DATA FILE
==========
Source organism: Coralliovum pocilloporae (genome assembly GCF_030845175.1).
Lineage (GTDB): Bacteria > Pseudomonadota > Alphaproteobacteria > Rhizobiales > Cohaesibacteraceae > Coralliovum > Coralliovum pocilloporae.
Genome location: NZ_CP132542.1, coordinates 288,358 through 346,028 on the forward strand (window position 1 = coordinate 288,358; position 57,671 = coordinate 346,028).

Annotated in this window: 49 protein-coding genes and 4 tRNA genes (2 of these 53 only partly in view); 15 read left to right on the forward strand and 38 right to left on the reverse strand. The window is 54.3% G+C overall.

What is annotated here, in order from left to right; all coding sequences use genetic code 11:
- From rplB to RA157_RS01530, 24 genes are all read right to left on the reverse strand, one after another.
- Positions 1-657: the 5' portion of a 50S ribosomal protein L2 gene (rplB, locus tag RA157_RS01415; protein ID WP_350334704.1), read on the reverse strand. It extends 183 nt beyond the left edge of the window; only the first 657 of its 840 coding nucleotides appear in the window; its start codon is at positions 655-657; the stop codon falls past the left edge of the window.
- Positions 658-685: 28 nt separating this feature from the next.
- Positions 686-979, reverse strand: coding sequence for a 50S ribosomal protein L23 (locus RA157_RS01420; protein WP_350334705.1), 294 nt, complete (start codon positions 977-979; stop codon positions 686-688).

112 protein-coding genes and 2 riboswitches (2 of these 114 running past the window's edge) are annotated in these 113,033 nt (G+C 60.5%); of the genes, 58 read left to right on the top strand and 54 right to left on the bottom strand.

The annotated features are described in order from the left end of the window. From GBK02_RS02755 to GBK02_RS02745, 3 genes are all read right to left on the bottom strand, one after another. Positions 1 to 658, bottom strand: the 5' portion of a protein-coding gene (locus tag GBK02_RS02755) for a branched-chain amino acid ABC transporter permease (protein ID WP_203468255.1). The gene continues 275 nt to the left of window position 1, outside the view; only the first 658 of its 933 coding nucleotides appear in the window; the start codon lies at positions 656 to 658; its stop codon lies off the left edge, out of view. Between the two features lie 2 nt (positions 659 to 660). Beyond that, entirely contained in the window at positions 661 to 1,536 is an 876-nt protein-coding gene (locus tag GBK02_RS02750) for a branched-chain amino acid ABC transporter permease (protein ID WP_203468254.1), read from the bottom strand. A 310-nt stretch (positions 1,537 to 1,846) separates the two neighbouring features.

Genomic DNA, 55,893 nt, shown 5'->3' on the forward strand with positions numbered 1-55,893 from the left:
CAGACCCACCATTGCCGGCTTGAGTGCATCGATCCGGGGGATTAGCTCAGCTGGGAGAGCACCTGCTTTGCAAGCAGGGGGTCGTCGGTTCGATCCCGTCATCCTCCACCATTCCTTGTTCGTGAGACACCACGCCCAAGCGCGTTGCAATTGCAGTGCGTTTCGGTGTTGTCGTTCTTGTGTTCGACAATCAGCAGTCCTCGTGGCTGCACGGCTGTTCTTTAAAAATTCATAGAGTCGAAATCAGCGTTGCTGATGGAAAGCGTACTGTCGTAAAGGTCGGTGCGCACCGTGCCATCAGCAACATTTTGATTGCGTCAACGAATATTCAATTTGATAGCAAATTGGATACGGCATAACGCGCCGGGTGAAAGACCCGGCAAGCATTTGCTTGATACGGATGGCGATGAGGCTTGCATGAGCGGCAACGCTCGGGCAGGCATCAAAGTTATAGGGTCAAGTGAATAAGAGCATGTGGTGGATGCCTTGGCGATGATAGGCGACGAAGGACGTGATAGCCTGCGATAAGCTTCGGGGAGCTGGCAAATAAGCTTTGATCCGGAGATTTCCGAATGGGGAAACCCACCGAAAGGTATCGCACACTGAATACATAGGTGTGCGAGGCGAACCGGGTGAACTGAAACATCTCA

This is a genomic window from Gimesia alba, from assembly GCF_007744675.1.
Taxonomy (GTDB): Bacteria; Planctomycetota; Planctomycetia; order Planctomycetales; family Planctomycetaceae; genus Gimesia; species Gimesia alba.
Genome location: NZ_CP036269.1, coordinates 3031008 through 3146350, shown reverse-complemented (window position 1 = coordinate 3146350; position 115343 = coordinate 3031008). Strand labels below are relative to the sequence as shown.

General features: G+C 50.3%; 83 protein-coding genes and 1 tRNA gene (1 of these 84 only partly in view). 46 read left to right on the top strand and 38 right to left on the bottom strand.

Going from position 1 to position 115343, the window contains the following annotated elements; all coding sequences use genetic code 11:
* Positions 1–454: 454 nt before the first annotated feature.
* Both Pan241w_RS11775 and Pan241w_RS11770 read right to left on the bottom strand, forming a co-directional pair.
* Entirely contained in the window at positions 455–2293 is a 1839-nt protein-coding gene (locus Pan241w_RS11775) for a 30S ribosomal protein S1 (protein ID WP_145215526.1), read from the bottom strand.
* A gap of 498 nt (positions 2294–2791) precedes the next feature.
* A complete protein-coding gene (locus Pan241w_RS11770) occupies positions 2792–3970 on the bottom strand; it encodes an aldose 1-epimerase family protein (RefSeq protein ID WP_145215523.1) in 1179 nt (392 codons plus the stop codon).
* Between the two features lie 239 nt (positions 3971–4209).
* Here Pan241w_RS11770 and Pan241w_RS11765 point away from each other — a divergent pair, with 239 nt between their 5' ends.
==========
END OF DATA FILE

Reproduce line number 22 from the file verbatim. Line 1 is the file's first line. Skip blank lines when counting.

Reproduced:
* A gap of 498 nt (positions 2294–2791) precedes the next feature.